While we’ve been referencing Juneteenth celebrations in the outreach or needs assessments sections of certain proposals for years, most Americans, including many African Americans, outside of Texas and the Old South had never heard of Juneteenth until it suddenly became a new national holiday last year. Since it’s not cost effective to hire S + A to secure the ~$50K in grants the caller sought, I was ethically bound to decline the assignment. Still, Tex was a reasonable guy with a pretty good idea for a community celebration; he called on a slow day, so I took about half an hour to give Tex free advice on how to fund his vision of a Juneteenth Black Rodeo, which is plausible, just not with grants. Here’s my advice, which can be applied many similar local events or small human services programs:

      • Fiscal Agent: Find a local nonprofit to serve as the fiscal agent to handle and account for donations and make them tax deductible to the donor.
      • Website and Social Media: Create a simple website and set up accounts with the usual social media suspects. Find a local artist to draw a catchy logo. It should be easy to garner attention for this unique project: who doesn’t like a black cowboy (such as Deets in the epic Western novel and mini-series Lonesome Dove), combined with a rodeo?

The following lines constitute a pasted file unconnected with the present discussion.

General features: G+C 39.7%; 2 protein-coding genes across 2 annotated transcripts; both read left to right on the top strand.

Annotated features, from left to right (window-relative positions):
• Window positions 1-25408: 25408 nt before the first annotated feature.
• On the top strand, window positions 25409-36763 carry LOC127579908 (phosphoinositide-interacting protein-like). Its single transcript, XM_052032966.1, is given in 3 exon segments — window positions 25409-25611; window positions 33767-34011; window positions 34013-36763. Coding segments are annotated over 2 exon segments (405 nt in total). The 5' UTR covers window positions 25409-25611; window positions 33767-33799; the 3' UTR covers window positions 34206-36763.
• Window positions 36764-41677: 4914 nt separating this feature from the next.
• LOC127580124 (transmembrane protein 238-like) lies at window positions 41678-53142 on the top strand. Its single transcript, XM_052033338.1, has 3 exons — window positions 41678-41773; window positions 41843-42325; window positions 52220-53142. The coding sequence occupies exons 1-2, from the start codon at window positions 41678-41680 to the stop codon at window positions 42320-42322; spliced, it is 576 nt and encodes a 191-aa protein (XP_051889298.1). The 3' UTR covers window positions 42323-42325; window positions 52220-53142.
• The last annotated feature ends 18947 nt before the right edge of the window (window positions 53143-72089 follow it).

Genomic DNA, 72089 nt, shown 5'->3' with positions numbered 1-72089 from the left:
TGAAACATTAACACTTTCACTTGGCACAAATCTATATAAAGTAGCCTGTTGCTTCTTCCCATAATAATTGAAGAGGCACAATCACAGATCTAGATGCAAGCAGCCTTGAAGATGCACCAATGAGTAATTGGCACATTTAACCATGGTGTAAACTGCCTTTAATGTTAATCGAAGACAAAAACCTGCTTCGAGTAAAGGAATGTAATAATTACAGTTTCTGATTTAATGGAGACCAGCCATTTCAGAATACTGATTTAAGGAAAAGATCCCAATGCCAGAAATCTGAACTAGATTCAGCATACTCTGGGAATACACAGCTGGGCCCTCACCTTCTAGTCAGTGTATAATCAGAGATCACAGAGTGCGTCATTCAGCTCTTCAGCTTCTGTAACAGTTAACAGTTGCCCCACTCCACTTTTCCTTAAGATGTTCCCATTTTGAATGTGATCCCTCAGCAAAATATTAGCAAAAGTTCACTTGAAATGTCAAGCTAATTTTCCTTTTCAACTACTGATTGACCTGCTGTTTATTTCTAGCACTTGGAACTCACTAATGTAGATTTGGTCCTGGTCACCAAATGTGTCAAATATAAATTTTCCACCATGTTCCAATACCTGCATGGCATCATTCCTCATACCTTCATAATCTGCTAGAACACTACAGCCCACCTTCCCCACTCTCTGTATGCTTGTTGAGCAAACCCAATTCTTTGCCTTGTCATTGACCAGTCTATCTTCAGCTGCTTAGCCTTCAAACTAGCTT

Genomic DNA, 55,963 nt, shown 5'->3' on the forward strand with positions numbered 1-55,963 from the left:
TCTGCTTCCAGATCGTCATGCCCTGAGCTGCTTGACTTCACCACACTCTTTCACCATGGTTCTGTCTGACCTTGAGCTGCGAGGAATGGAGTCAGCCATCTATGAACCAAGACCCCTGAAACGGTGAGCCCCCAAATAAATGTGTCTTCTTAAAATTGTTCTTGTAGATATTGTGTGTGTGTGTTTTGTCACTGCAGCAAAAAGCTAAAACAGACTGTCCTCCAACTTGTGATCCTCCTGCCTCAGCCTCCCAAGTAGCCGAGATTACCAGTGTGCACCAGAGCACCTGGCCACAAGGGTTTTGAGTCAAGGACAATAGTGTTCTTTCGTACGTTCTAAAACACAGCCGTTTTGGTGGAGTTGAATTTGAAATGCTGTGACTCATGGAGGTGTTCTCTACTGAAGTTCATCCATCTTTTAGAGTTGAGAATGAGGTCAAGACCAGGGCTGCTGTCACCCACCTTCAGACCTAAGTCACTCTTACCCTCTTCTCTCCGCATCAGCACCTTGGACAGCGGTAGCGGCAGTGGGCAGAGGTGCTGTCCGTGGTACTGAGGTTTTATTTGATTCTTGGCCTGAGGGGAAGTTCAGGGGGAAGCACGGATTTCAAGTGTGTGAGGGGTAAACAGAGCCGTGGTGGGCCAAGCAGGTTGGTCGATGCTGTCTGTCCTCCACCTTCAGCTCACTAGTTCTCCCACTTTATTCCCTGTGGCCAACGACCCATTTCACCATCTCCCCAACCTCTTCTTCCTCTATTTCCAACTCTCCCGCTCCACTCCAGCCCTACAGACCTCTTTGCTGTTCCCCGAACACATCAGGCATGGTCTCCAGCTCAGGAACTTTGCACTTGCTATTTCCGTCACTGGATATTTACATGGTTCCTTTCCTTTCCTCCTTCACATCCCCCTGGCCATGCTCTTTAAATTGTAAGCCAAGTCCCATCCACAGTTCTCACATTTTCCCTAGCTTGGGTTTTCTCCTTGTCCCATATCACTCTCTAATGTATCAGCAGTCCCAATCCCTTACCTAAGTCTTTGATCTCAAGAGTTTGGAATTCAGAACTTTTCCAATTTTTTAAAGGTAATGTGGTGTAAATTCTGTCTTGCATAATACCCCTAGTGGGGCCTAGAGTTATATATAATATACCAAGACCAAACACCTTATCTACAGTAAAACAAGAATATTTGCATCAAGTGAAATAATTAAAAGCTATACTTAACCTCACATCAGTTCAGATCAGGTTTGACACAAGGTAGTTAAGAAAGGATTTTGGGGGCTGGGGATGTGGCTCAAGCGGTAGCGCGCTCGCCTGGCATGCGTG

• Initial Event Planning: I asked Tex if he had a Stetson, Justin boots, big belt buckle, horse trailer, and pickup truck. He said yes to each in turn. Perfect! Select a Saturday for the initial public event. Send out press releases to local and selected national media (Daily Mail, etc.) and use social media starting a couple of weeks in advance to get the word out. But don’t send anything to the big box store that is your first target. Check with local cops and city to see if any permits are required, but it may be best to skip this in hopes that a media grabbing attempt will made to stop you. That would really get media attention, as they drag you and the horse to the hoosegow!